Even in a parking lot.

You never know when a dreary morning can turn into a nice day.

The steadfast love of the Lord never ceases; his mercies never come to an end; they are new every morning; great is your faithfulness. —Lamentations 3:22-23

Do you remember a day like this, when it started out dull or depressing but turned out better than expected? What happened?

Ultimate victory

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I loved the first Avengers movie and couldn’t wait to see the second one when it came out last spring. Life happens, though, and I only recently sat down to watch it.

Here’s what I like about movies like the Avengers: no matter how bad things get, the good guys always win. There may be moments when you aren’t sure how they’ll pull through, but somehow, they always manage to rig something here, escape danger there or show up at just the right time.

You know they’ll win because they have to; they’re the Avengers.

And that’s what it’s like to be on God’s side.

In Deuteronomy, Moses lays out various rules and commands, given by God, for His people—Israel—to follow. Chapter 20 is about going to war:

Do not fear or panic or be in dread of them, for the Lord your God is he who goes with you to fight for you against your enemies, to give you the victory (Deuteronomy 20:3-4).

I mean, is there anyone better to fight for you than God Himself? The “God of angel armies” as the song goes?

Later in the Old Testament, we read this:

For I, the Lord your God, hold your right hand; it is I who say to you, “Fear not, I am the one who helps you” (Isaiah 41:13).

Now does that mean that if you love God and try to live your life for Him, then you’ll never have any problems? Or encounter failure? Or be in danger? Certainly not.

The Struggle is Real

When Jesus taught His disciples, He said:

In the world you will have tribulation. But take heart; I have overcome the world (John 16:33).

Did you notice the word will? Not “might” or “maybe possibly sometime.” Will.

We’re imperfect, stubborn humans who will mess up and will do the wrong thing and will face others just like us. There will be terrorism and calamity and persecution. BUT …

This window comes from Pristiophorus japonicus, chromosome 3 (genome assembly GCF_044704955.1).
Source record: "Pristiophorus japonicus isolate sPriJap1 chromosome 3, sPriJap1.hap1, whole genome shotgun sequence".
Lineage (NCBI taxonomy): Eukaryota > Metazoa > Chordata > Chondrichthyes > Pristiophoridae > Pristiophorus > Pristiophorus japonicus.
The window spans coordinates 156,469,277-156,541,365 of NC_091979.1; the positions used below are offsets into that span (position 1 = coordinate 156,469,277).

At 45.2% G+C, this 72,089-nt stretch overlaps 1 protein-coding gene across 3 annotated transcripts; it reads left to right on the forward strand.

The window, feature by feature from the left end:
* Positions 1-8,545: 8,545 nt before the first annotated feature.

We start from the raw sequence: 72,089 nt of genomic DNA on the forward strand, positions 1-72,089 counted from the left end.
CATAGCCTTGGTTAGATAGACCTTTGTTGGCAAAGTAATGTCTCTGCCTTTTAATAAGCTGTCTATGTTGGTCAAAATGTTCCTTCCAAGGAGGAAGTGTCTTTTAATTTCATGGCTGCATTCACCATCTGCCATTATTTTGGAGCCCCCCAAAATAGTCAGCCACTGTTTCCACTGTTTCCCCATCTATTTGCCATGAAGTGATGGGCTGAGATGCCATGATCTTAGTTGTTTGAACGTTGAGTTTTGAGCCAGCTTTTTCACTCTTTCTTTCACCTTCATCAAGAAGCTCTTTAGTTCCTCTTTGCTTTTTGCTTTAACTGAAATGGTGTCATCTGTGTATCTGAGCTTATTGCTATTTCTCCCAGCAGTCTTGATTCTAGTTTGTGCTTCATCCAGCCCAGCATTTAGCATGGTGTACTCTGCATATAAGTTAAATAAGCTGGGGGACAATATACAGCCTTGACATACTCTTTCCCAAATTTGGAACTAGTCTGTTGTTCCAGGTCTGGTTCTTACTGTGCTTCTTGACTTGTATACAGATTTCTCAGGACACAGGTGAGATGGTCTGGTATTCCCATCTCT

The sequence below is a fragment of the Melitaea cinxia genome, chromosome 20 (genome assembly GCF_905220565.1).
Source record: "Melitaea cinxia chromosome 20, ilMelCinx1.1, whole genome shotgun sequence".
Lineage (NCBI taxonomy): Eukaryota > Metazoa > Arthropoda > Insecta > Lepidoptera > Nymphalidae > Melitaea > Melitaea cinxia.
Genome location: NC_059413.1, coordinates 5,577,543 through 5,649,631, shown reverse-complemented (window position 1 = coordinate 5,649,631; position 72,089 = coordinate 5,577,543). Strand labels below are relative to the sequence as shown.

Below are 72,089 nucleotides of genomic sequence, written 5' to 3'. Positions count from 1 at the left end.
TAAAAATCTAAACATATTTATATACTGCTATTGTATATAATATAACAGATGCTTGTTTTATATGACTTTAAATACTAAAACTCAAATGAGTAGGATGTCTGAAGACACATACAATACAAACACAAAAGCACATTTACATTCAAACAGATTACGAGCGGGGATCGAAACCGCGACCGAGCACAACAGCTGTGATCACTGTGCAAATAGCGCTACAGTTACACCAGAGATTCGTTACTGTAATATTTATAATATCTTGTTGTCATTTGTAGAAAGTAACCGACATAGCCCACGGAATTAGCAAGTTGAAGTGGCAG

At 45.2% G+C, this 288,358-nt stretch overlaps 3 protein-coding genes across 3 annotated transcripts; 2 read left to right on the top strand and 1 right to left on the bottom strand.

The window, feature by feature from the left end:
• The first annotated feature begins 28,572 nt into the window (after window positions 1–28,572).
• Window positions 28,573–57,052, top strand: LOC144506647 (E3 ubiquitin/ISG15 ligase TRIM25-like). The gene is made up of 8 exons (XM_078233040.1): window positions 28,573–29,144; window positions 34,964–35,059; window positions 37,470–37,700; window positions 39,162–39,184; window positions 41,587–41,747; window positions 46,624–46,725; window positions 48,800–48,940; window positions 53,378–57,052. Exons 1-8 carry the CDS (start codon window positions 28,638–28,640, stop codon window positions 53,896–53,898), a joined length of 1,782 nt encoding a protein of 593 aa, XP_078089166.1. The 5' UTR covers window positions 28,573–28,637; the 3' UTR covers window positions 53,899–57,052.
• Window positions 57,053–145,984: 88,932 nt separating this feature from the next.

“But take heart,” Jesus says. “I have overcome the world.”

What exactly does that mean? It means that when Jesus died on a cross, He took our sins with Him—all the things that cause our troubles and suffering. And it means that when He rose from the dead, He defeated the consequences of sin: evil and death.

But thanks be to God, who gives us the victory through our Lord Jesus Christ (1 Corinthians 15:57).

Our struggles—and the world’s struggles—are inevitable, but when we make Jesus part of our lives and put our total trust in Him, we’re not alone. And we can be assured of ultimate victory over evil, whether we get a glimpse of it in this life or not.

Still, sometimes we wish the win would come sooner.

In his famous “How long, O Lord?” speech, the prophet Habakkuk asked God why He wasn’t punishing all the evil around him. God said He would bring evil to justice, but that He was working in His time to do so. Which means Habakkuk might not be around to see it.

The Great Triumph

One of my favorite movie clips of all time is from the Lord of the Rings trilogy. In the second movie, The Two Towers, Aragorn and some other good guys attack an army of bad guys in a desperate attempt to buy time while women and children escape the area. Greatly outnumbered, the good guys are eventually surrounded in the valley.

But then …

Just as it seems there’s no way out, Aragorn looks up the huge hill and sees Gandalf, the wise, no-nonsense wizard who was thought to be dead. His long, white hair blends into his white cloak as he sits on his majestic white horse. He’s brought help—thousands of fighters—and leads them down the hill in a heart-thumping, ground-pounding charge, full force ahead.

It gives me goosebumps.

We might not always get a front-row seat to the victory, but we’re promised as followers of Christ that it will come. That He will not only be on our side here on earth to help us and guide us, but that we will spend eternity with Him, triumphant over evil’s grasp and safe in the presence of Almighty God.

I will say to the Lord, “My refuge and my fortress, my God, in whom I trust” (Psalm 91:2).

Take a minute to read the rest of Psalm 91. What kind of picture does it paint of God?